Can Creative Writing be taught?
This question was recently raised at our local writers group, prompted by an article in the Australian newspaper (Fighting Words by Tegan Bennet Daylight, February 2014). The article posed that very question “Can creative writing be taught?”
My answer in a word is yes – of course it can (ok that was five words).
Tegan Bennet Daylight believes writing can be taught and says that writers are firstly readers, who have always wanted to write, as opposed to someone who has always wanted to be a writer (more about that later). And they will write and go on writing, even if their work never sees the light of day.
Bennet Daylight talked about university students who take on creative writing as an elective unit thinking it will be an easy, relaxing ride, but soon realize that the words they write start fighting back, reminding them about what tense they are writing in, sentence structure and telling rather than showing. At the end of term, many of those students will come away with a renewed respect for successful writers, understanding that writing is an on-going commitment to regular writing, editing and rewriting. She said good writing requires honesty without sugar coating the truth, skirting around the real issues with empty words, and furthermore, an astute reader will pick this.
My English lecturer at university used to say he could tell what type of material his students read by the way they wrote.
Best selling romantic fiction writer Cecelia Ahearn said she had wanted to write a book for ten years before she actually started writing. She said her sister used to tell her she was more interested in the idea of writing a book that actually writing it. “… if you really wanted to write, you just would, every day, by yourself, for yourself, whether it was a book or not”, she said. She added that a writer felt compelled to write, whether they had an idea or not, whether they had pen or paper or not. Their desire wasn’t determined by a specific pen brand or colour, or whether their latte had enough sugar in it or not.” These are distractions and obstacles to the creative writing process every time you sit down to write.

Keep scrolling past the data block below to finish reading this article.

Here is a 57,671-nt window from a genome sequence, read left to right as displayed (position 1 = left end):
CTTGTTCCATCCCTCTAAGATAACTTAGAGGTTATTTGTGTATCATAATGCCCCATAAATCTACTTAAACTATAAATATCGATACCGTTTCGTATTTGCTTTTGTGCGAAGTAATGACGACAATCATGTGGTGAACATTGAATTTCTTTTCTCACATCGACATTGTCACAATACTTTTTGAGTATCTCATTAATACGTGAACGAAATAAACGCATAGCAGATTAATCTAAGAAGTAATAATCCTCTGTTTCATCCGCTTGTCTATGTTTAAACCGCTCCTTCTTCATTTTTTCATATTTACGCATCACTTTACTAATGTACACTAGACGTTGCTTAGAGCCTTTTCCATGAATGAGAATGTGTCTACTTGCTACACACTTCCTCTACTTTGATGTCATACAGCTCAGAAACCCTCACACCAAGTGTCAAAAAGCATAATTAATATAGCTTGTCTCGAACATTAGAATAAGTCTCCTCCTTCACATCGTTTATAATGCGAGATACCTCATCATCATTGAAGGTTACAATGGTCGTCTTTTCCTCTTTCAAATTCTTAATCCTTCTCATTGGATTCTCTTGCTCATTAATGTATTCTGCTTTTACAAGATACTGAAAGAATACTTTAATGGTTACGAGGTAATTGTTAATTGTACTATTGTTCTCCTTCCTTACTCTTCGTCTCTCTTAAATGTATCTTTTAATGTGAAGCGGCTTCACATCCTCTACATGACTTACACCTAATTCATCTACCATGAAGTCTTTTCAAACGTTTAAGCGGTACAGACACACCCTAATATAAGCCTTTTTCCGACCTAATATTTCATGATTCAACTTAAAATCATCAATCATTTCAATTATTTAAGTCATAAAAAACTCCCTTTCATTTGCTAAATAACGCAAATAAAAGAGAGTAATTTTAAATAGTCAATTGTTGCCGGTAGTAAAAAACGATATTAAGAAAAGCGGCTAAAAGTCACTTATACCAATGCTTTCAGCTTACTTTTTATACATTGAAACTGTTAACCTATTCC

Writing is an individual thing and the insights and feelings of every person is unique. That can’t be taught. But the craft of writing can – that is the tools of trade if you like. Individual writers write fiction in one of two ways – that is they are a plotter or a pantser. A plotter is someone who has an idea, methodically arranges the order of their story before writing it. A pantser, on the other hand, (so called because they are writing by the seat of their pants) has no clear direction, just an idea, putting all the information, knowledge and insights down in no particular order, rearranging events as they go.
Not every writing student will write a best seller, but if attending writing classes helps a writer to be able to express themselves and their feelings and opinions, enabling them to leave a record, then it’s very worthwhile.
Acclaimed writer Elizabeth George distinguishes between art and craft, saying that, while you can’t teach passion (and she has her doubts about being able to teach discipline) the craft can be taught, demystifying the process of writing. Once you learn the craft of writing, the art of writing will come. Like anything, practice makes perfect.
In conclusion a quote by Elizabeth George: “Craft alone won’t make someone William Shakespeare or Jane Austen, but can and will serve as a guide, as the soil into which a budding writer can plant the seed of an idea, in order to nurture it into a story.”
Next week: I talk to international crime writer Felicity Young about her thoughts on – Can creative wrting be taught? Be sure and pop back to see what Fellicity’s thoughts are on the subject.